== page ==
What should I consider when selecting a vendor?
It is important to understand and consider the privacy terms and conditions in your vendor’s end-user license agreement. Consider the following questions when selecting a vendor:
- Is there an option for a “tap to activate” mode?
- Is there an option to turn off the listening function to safeguard private events and conversations?
- Is there an option to play a tone or turn on a light to notify the user when the device is recording?
- What data is sent to their voice processing service?
- What is returned to request a service or application?
- Who has access to raw voice or parsed text?
- How is retained data used and for how long?
- Is the data generated by the device encrypted?
- Are there opt-out options regarding some features if necessary (e.g. where data is sent, what data is returned and retained, who can access the data)?
Research reviews and security ratings on vendors to make note of any history with their databases having vulnerabilities or their storage facilities being breached.
What if I’ve been hacked?
If you suspect malicious activity on your digital assistant and smart devices, you should take the following steps:
- Disconnect the IoT device immediately from your network.
- Contact your service provider to locate the point of intrusion and determine what data has been compromised.
- Perform a factory reset and immediately update your device with the latest available version.
- Scan your network and IoT devices with anti-virus software.
- Report activity to the Cyber Centre: firstname.lastname@example.org
How do I secure my device?
When setting up your digital assistant, you should identify what information (e.g. higher sensitivity) your smart devices can access via your network. Depending on your organization’s security requirements, you may even want to isolate the digital assistant on a separate network, such as a guest network, to protect your main network should a compromise occur. You should also consider some of the following best practices to secure your device:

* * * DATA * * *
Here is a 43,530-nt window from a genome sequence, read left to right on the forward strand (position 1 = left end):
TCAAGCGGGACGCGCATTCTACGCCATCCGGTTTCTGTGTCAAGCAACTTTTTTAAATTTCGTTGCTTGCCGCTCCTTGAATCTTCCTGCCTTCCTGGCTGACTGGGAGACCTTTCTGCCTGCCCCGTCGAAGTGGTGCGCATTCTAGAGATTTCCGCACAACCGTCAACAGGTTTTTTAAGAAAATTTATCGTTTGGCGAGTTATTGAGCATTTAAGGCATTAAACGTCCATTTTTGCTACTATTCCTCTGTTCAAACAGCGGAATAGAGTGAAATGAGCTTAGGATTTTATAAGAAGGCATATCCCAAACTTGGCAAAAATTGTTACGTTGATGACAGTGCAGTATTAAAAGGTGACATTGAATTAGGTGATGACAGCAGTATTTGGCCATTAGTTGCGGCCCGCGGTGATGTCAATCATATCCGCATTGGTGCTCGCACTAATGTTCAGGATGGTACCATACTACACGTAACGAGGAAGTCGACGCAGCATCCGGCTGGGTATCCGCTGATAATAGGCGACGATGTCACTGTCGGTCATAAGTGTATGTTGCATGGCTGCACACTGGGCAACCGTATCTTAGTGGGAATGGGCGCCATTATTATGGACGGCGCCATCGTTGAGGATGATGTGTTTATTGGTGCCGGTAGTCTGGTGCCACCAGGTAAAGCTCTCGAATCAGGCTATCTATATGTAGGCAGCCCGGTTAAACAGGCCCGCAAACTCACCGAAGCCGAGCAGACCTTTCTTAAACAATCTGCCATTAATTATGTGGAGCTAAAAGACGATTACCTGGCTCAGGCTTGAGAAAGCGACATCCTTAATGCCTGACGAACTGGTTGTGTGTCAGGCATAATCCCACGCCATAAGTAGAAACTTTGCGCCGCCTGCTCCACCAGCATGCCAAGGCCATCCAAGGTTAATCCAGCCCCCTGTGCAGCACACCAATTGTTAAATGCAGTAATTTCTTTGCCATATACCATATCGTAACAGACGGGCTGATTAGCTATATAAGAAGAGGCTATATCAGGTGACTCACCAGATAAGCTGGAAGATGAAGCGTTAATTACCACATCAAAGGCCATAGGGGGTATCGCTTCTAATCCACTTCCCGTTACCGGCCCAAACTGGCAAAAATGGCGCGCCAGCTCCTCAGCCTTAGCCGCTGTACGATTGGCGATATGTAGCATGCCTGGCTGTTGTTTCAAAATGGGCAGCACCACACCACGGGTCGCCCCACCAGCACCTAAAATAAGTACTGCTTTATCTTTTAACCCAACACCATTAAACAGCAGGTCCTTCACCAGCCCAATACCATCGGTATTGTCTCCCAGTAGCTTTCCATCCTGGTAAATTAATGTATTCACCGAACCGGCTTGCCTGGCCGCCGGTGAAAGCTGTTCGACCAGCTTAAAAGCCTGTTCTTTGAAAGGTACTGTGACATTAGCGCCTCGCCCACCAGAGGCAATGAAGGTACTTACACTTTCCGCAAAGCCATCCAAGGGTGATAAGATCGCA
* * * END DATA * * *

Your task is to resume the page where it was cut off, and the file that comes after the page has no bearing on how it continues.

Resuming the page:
- Use a password on your digital assistant that is different from any other device or account you own.
- Set a PIN on your digital assistant to prevent unauthorized use of the voice assistant.
- Turn off your digital assistant if personal or sensitive information needs to be discussed in its vicinity.
- Disable the access features for digital assistants to perform security sensitive operations (e.g. unlocking doors or camera controls).
- Disconnect remote access functions on devices if you don’t need it (e.g. smart cameras).
- Update and patch software and firmware frequently.
- Use a virtual private network on the network your digital assistant is connected to.
Be cautious about the type of information you are sharing with digital assistants and within listening range of them.
Where can I learn more?
If you want to learn more about cyber security, visit the Cyber Centre website (cyber.gc.ca) to find our catalogue of publications and other resources, including: